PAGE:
About

Petar Jovanov is an associate artist with the Australian Music Centre (AMC). He holds a Doctor of Creative Arts degree (DCA), and a Bachelor of Music Honours (BMus Hons.) from Western Sydney University. His compositional craft operates with a cross-cultural aesthetic that is strongly influenced from Macedonian folk music, and infused with 21st century contemporary music techniques. Jovanov’s aesthetic is further embellished through the employment of Southeast Asian sonic resonances, dissonance, eccentric figures, and convulsive rhythms resulting in a style that has ferocious excitement and a kinetic quality. Furthermore, his craft is exploited through multi- media elements that operate on a visual cyclic sound process, thus enriching his sonic creativity.

In 2013 Jovanov represented Australia with his composition ‘Strange Ways’ (2013) as young composer at the 31st Asian Composers League Festival which was held in Singapore. Also in 2013, Petar composed an original film-score for the short film ‘The Water Vessel’ (dir. Iqbal Barkat, 2013). This film was an official selection for the 2014 Los Angeles Asian Pacific Film Festival. It also won an award of merit at The Indie Fest in 2013.

In 2016 Jovanov was accepted into the ‘Summer Composition Intensive Program’ at St Mary’s College – University of Notre Dame South Bend, Indiana. Also in 2016, he was awarded a four- week artist residency at the Kimmel Harding Nelson Centre for the Arts in Nebraska.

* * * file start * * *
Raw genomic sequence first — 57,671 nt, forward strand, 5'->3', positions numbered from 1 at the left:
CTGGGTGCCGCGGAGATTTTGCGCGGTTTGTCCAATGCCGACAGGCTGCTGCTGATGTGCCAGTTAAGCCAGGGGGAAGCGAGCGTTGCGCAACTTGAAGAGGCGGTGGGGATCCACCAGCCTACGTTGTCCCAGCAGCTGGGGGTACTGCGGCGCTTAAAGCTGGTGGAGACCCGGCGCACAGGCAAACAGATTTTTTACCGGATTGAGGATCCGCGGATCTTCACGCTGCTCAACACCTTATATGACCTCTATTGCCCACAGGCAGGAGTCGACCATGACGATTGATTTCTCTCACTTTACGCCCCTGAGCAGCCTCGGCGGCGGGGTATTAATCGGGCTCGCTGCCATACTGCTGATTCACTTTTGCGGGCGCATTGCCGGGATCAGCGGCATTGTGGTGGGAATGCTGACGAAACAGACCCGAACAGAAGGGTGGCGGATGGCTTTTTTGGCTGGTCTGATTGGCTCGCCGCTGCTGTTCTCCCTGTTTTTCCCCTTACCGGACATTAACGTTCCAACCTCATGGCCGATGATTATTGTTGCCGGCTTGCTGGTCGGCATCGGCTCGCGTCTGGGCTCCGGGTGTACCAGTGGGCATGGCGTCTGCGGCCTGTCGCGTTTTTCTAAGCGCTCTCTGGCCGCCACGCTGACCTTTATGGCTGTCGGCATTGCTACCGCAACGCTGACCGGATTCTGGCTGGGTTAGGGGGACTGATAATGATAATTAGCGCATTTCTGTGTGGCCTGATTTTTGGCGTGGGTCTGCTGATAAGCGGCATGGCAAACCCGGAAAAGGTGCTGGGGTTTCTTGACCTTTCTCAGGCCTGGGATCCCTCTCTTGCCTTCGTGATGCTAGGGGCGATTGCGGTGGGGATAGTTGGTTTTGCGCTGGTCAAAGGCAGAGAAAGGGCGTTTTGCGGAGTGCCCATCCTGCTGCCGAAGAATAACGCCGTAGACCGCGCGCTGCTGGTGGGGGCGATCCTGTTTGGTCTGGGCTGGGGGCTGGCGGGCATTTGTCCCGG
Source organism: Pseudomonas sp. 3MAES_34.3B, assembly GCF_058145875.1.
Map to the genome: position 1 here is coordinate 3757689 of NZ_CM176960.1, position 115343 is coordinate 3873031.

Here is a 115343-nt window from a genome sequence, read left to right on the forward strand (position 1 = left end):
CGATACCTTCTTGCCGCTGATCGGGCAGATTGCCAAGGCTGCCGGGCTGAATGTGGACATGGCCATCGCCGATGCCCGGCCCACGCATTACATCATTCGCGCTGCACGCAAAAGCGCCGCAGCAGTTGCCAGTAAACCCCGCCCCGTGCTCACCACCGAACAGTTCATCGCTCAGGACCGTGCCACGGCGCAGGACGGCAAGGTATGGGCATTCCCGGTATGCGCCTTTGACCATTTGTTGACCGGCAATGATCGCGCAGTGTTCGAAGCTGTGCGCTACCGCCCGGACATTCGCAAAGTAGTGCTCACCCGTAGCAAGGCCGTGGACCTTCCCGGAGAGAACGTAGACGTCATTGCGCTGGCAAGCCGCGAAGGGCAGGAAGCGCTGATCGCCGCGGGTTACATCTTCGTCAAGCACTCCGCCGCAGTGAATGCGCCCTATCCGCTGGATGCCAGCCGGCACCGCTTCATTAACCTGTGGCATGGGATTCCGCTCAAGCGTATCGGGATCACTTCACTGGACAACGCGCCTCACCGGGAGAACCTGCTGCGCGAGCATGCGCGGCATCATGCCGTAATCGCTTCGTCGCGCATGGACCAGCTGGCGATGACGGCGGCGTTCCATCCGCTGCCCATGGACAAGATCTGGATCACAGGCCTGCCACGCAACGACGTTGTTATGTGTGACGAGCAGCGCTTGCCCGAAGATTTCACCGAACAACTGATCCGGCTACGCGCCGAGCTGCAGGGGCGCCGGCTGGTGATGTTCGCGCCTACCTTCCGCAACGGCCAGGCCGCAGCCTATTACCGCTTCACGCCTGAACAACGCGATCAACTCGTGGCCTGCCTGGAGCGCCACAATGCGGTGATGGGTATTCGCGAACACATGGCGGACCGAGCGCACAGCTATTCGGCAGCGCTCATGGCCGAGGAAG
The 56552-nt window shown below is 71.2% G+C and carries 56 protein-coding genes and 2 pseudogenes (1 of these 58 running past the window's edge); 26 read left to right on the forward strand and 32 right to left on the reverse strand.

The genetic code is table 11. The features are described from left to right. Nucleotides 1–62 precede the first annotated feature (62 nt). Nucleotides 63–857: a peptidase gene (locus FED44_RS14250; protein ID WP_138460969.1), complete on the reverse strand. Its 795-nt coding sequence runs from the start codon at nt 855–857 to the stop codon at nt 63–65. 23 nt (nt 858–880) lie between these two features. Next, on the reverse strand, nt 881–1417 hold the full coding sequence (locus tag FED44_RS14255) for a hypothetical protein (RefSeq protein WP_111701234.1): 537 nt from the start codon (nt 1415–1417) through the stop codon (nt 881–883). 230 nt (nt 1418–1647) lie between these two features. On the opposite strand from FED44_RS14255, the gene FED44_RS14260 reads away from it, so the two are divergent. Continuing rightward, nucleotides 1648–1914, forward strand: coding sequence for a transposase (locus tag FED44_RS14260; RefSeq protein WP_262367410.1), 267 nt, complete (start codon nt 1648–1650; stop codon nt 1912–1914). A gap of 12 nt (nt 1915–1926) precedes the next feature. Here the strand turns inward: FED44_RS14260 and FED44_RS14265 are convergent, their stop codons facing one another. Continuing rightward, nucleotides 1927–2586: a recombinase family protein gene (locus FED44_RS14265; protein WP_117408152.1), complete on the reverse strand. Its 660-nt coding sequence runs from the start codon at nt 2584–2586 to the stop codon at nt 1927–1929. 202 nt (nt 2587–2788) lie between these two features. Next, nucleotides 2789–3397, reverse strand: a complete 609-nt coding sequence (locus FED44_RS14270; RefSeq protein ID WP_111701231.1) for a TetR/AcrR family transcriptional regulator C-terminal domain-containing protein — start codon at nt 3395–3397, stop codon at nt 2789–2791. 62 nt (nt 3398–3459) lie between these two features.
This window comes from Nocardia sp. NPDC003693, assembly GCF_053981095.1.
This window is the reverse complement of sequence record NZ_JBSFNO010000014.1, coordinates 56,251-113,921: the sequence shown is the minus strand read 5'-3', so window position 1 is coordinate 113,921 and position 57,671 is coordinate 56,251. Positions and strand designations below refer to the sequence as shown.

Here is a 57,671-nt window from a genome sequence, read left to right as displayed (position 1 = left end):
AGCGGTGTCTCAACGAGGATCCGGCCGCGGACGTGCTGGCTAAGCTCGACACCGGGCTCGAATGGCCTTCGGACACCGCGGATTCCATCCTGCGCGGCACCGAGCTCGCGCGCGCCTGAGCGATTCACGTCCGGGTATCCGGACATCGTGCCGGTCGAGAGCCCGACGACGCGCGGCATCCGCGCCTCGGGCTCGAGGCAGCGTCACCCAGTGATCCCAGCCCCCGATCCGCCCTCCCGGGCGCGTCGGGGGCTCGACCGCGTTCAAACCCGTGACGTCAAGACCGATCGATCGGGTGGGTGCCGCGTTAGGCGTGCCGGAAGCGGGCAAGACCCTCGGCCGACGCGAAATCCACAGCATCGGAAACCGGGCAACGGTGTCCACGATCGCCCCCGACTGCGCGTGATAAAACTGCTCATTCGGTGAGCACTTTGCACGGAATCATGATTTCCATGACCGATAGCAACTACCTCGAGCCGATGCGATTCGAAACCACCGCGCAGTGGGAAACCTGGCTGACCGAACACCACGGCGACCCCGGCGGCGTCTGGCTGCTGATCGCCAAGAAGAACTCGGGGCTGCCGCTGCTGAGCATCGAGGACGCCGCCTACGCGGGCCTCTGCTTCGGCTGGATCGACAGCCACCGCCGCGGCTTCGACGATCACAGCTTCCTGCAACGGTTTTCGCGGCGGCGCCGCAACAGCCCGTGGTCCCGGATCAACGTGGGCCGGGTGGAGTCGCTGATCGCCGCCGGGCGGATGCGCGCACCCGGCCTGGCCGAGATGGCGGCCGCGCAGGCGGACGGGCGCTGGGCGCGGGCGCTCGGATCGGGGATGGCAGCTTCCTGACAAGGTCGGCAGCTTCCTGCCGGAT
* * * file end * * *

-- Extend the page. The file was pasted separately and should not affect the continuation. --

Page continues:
‘Yearning’ (2015) for violin and cello, was selected by the London music label RMN Classical for inclusion in the release titled “Contemporary Collection Vol. 4.” His composition ‘One Day in Bitola’ (2016) for orchestra was selected by ABLAZE Records and recorded in June 2017 by the Brno Philharmonic Orchestra in the Czech Republic. The composition will be featured on the album Orchestral Masters Volume 5 which was released in May 2018.

Most recently he was accepted into the Oregon Bach Festival Composers Symposium (OBFCS) “New Sound Waves” 2018 at the University of Oregon where he was requested to compose a new instrumental work of approximately 4-6 minutes in duration.

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